Next was a thread titled, "What personal battle are you currently fighting?" and posted in the "Off-Topic" forum. The original poster asks others to unload their problems so that posters can send each other "love and strength". I assumed that this thread would go off the rails pretty quickly but was happy to have been proven wrong. Posters listed a number of issues that are giving them difficulty including financial problems, health challenges, and relationship struggles. A considerable number of those responding seem to have children with special needs and are finding themselves in difficult situations. Almost universally, responses are sympathetic and supportive. DCUM has always had this sort of Jekyll and Hyde personality wherein posters can be both particularly supportive and especially mean. I sometimes picture DCUM posters as all having a devil on one shoulder and an angel on the other with each encouraging them how to respond. It looks like the angels won the day in this thread. While not entirely relevant to this thread, I think it is worth mentioning DCUM's recent growth in users. Since I redesigned the site, we have had over 30% growth in unique users. Most of these find the site via a search engine, read a few posts, and leave. But, a few stick around and become regular users. Forums like DCUM develop cultures and new users don't always respect or even know about existing behavioral norms. They can change things for either the good or the bad. But, threads like this suggest that any impact has been for the good. The thread is currently 11 pages long and even on the last page posters continue to be polite and supportive. That's very encouraging.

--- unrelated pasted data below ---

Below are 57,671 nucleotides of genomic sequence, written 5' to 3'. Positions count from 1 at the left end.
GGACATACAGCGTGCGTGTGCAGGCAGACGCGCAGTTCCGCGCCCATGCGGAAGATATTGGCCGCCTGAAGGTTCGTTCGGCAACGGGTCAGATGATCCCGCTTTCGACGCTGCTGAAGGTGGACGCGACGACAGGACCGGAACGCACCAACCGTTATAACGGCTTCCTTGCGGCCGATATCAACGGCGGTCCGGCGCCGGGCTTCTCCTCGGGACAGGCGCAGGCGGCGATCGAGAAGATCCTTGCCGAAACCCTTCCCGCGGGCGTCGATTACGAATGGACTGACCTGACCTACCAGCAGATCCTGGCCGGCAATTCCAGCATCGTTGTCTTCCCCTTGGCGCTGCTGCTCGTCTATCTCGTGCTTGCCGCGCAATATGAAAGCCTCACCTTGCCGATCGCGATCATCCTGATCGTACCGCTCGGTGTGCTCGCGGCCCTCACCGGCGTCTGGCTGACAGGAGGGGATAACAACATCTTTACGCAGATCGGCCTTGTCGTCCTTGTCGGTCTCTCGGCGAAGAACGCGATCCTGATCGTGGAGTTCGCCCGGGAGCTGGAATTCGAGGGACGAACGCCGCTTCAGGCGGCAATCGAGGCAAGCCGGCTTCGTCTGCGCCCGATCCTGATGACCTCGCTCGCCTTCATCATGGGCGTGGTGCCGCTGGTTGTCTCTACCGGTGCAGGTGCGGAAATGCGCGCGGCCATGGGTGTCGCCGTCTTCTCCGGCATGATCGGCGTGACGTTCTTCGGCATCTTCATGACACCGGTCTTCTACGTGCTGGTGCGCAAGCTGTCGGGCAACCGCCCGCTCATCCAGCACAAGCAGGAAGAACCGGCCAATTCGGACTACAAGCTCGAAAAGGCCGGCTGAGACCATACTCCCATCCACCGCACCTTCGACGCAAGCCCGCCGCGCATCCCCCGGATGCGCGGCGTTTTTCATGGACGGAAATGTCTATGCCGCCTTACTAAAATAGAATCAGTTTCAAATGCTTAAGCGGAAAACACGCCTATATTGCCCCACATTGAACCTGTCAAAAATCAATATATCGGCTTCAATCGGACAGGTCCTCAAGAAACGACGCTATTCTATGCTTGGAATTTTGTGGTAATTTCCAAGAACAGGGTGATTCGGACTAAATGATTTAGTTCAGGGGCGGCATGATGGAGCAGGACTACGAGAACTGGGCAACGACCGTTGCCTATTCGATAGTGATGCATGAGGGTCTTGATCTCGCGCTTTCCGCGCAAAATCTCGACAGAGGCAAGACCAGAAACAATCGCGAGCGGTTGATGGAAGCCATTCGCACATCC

The final thread at which I'll look today was posted in the "Political Discussion" forum and titled, "young people on tiktok now like Osama Bin Laden". The original poster embedded a tweet by journalist Yashar Ali that claims that "thousands of Tiktoks (at least)" have been posted in which "people of all ages, races, ethnicities, and backgrounds" discuss the so-called "Letter to America" written by Osama bin Laden in November 2002. The original poster suggests this is an indication that our society is "going to crumble" and he puts blame firmly on "the youngs". What struck me about this thread is how most of those replying with criticism of young people, including the original poster, seemed to be guilty of exactly what they accused young people of doing. As one poster wrote, "Critical thinking skills are lacking in young people whose brains haven’t finished developing and who seemed easily swayed". I don't know the state of brain development of the posters in this thread, but a significant number demonstrated a lack of critical thinking skills and appear to have been easily swayed. First, like the original poster, most of those responding seem to have ignored Ali's attribution of the TikToks to "people of all ages" and only criticize young people, apparently based on the belief that only young people use TikTok. For the record, published estimates suggest that half of TikTok's American users are over 30 years of age. Moreover, in the compilation of TikToks that Ali provided, none of the users expressed admiration or any indication that they "liked" bin Laden. Rather, they simply seemed to suggest that his letter had opened their eyes in some manner with regard to US foreign policy. Isn't the acknowledgement of a different point of view one aspect of critical thinking? Moreover, most of these TikToks included invitations for further discussion of the letter which would allow alternative opinions about bin Laden and his letter to be provided. Being open to alternative viewpoints and welcoming debate is what I personally would hope for from anyone, not just the young, but it is the exact opposite of how most of those responding describe young people. In contrast, most of those responding seem to have accepted Ali's tweet completely without the slightest hint of doubt or critical evaluation. Whereas Ali claims there were "thousands" of such TikToks, a spokesperson for TikTok said the ""#lettertoamerica" hashtag was only attached to 274 TikToks. I am not sure where Ali came up with "thousands". The hashtag was never a trending topic and TikTok says that the videos only received 1.8 million views whereas Ali's tweet was viewed more than 28 million times. If there is someone responsible for bringing attention to bin Laden's letter, it is Ali. Until Ali spotlighted it, the "Letter to America", far from infecting the brains of our youth, was essentially being ignored. This entire thread mostly consists of posters who are failing to think critically complaining about young people not thinking critically and it is sort of embarrassing.